Very, very slowly.
For most algorithms, adding dimensions has a non-linear impact on processing time, and once you can no longer fit all the data in memory, you should prepare for an exponential increase in processing time.
Selecting your algorithm before understanding your data very rarely leads to a successful outcome and while Deep Learning can be done with massively dimensional data, it is very rarely worth the effort.
The first step in any data mining process is understanding what data you have available to you. It amazes me how many people forget to do simple data correlation exercises which can often eliminate 60%-90% of the data. Algorithms that use training and testing datasets are another way to massively reduce the amount of data you need to process to determine if there is anything there worth chasing.
Then apply some simple categorisation algorithms to determine if any interesting patterns exist. If they do, then you can use more complex (read expensive) algorithms to improve accuracy.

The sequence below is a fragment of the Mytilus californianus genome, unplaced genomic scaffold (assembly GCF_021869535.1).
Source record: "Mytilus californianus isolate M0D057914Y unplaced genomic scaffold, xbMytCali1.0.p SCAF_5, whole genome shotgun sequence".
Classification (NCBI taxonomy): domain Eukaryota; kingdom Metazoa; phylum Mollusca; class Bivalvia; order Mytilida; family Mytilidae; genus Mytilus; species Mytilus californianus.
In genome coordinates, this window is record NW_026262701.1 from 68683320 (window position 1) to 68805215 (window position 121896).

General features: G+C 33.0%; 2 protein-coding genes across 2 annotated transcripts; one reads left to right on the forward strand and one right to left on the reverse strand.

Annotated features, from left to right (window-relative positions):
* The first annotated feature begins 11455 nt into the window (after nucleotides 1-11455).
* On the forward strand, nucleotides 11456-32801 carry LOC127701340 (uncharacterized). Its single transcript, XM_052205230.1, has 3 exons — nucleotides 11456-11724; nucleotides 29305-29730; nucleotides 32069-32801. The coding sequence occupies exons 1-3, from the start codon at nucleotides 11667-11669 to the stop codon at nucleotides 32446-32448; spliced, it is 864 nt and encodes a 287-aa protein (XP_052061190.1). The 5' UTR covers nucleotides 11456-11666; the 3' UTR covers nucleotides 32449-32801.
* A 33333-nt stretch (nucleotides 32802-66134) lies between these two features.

You could also investigate various columnar storage approaches to massively compress the memory footprint of your data set. If a column only uses seven discrete values in your data set, then it can be represented with just three bits.
In the worst case, you can apply sampling to reduce the columns and rows to something that fits in memory. If no meaningful and useful patterns are found after an arbitrary number of samples are processed, walk away from the problem saying there is nothing that can be found with the resources available.